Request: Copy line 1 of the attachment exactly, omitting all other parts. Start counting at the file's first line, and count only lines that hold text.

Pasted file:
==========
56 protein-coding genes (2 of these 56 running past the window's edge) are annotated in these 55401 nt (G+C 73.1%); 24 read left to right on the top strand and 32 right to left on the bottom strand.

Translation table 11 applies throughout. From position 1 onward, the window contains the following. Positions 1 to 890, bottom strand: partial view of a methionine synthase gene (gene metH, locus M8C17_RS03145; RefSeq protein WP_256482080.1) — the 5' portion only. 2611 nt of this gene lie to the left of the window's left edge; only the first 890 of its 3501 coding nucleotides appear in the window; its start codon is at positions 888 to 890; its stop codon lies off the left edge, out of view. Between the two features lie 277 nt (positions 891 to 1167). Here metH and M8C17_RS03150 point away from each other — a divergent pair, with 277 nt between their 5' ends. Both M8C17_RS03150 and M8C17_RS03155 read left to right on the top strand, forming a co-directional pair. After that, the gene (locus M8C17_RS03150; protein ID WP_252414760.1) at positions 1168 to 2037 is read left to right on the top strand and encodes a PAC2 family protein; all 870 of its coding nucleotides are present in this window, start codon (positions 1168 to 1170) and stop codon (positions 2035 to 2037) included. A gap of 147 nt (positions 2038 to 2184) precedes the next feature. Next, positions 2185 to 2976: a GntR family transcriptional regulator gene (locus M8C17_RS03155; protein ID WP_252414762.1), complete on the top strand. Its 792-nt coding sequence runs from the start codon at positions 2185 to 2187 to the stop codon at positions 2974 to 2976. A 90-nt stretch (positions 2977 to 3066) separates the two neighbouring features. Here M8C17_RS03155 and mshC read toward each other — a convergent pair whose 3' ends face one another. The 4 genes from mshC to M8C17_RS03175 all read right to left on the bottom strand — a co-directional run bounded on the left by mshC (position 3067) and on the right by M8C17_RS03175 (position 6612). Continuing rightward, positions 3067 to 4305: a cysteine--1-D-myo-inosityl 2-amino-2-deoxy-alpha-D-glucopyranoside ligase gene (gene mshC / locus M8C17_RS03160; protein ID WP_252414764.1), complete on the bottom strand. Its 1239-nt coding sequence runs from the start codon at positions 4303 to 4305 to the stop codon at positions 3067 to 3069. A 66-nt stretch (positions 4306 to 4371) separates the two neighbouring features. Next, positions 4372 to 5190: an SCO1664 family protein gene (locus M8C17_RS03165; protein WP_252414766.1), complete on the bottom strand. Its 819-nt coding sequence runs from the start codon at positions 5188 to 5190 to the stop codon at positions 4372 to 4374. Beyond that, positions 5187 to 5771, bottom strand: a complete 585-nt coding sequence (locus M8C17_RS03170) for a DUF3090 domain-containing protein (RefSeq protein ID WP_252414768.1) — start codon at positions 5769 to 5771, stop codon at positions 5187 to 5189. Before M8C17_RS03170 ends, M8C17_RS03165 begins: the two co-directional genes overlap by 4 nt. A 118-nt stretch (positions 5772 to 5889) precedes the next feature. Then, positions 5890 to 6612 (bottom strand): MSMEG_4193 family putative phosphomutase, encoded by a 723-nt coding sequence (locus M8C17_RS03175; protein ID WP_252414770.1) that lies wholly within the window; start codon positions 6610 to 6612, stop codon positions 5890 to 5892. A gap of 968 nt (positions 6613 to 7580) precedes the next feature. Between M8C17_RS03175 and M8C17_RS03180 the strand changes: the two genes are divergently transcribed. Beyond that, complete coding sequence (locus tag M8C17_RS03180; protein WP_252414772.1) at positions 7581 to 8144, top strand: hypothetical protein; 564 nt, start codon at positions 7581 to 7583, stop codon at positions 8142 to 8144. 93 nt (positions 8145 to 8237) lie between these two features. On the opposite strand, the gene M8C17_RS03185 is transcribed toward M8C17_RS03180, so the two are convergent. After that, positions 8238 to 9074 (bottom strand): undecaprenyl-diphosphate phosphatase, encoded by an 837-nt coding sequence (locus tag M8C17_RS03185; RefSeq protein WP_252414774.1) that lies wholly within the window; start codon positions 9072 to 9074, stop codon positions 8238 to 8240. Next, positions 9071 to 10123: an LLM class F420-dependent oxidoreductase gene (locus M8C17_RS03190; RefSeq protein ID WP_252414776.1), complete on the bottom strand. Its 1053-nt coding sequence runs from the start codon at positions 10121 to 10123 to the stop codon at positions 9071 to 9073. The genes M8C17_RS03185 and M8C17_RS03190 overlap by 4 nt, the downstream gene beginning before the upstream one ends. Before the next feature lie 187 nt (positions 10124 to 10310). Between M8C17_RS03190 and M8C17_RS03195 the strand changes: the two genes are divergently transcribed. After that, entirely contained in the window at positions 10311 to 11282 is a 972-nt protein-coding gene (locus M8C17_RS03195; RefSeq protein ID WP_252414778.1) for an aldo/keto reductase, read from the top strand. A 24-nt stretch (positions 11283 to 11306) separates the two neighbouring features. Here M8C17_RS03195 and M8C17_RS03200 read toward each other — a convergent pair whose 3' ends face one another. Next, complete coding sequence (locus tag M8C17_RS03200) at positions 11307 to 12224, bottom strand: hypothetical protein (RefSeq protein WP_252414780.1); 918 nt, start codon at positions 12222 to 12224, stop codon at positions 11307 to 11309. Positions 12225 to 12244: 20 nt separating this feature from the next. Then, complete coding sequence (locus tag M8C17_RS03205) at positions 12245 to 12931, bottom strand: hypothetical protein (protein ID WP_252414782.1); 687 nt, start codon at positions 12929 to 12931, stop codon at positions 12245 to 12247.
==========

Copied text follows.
56 protein-coding genes (2 of these 56 running past the window's edge) are annotated in these 55401 nt (G+C 73.1%); 24 read left to right on the top strand and 32 right to left on the bottom strand.